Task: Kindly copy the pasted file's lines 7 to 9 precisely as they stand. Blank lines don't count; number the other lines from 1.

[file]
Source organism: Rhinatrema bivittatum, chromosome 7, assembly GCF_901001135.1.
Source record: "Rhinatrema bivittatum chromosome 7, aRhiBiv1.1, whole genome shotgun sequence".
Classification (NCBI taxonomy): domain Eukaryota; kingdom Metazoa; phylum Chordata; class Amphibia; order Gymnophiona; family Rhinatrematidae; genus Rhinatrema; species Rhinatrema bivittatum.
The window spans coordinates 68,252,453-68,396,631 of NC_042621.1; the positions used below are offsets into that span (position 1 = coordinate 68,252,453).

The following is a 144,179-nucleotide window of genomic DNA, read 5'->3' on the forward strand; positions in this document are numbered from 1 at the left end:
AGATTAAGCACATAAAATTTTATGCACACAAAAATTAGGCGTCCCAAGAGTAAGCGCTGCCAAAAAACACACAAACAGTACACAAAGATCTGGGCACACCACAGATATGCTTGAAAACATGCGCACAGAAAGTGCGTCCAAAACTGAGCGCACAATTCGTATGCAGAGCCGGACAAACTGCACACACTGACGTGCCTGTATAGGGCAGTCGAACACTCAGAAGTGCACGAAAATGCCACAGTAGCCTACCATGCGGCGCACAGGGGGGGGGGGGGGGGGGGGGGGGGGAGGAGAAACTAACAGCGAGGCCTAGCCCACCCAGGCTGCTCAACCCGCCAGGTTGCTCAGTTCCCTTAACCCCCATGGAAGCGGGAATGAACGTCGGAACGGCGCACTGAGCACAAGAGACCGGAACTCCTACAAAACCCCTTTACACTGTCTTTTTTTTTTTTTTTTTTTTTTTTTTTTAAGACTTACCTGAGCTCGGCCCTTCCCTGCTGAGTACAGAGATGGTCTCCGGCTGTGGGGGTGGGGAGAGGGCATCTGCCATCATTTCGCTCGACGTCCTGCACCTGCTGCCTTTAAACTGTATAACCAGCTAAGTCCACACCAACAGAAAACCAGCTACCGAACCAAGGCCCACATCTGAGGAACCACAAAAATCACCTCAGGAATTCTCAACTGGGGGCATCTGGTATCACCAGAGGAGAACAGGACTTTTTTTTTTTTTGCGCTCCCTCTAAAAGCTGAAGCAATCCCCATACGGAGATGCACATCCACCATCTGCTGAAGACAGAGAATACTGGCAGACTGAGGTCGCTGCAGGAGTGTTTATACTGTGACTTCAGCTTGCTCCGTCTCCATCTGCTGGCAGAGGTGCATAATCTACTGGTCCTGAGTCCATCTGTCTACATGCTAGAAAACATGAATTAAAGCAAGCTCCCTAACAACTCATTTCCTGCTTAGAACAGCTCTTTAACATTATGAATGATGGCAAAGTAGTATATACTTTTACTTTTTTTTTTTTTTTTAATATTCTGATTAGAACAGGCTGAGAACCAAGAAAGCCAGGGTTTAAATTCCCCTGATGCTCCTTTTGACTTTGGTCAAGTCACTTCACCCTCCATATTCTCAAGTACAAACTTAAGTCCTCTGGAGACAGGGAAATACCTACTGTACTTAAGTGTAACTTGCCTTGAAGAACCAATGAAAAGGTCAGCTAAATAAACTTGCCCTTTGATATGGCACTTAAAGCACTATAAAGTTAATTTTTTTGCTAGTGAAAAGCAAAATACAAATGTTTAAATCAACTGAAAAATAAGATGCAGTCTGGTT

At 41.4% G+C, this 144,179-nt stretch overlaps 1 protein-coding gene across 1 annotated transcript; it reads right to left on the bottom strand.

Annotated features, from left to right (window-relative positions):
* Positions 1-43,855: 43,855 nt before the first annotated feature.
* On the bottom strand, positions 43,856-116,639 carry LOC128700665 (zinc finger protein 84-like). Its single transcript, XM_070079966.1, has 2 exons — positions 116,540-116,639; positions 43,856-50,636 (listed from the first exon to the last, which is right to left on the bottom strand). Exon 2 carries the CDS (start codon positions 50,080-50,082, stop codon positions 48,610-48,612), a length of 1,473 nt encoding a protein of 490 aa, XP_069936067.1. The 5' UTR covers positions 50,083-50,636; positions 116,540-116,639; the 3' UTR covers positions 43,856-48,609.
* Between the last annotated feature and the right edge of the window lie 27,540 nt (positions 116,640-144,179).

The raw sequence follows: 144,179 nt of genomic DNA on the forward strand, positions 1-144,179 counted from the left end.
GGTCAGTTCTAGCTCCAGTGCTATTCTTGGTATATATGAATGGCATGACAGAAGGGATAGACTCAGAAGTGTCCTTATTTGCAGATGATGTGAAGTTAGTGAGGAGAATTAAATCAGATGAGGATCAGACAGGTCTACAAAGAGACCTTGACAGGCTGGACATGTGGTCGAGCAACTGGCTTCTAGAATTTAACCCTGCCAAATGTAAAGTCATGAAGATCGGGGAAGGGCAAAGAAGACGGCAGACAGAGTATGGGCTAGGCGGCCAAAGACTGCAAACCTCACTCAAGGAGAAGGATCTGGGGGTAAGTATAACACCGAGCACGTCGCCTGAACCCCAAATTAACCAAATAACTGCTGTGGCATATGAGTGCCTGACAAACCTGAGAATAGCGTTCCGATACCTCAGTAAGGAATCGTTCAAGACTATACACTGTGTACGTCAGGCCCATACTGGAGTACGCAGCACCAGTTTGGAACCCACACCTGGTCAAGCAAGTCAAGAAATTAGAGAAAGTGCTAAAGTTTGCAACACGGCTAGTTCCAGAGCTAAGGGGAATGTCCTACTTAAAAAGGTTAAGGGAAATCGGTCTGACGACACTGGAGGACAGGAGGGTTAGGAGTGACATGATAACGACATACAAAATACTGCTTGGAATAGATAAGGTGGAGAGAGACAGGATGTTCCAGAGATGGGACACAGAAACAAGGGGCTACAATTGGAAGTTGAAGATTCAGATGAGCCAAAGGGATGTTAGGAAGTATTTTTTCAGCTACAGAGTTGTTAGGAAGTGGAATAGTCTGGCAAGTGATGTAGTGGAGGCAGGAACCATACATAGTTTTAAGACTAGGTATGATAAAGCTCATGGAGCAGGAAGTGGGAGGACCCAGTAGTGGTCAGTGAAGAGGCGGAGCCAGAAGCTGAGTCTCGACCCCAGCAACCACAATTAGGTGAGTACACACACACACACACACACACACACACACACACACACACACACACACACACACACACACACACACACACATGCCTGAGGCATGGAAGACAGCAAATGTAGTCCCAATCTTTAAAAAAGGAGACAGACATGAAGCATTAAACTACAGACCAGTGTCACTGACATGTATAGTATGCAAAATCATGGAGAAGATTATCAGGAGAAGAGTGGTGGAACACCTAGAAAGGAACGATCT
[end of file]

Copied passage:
At 41.4% G+C, this 144,179-nt stretch overlaps 1 protein-coding gene across 1 annotated transcript; it reads right to left on the bottom strand.

Annotated features, from left to right (window-relative positions):
* Positions 1-43,855: 43,855 nt before the first annotated feature.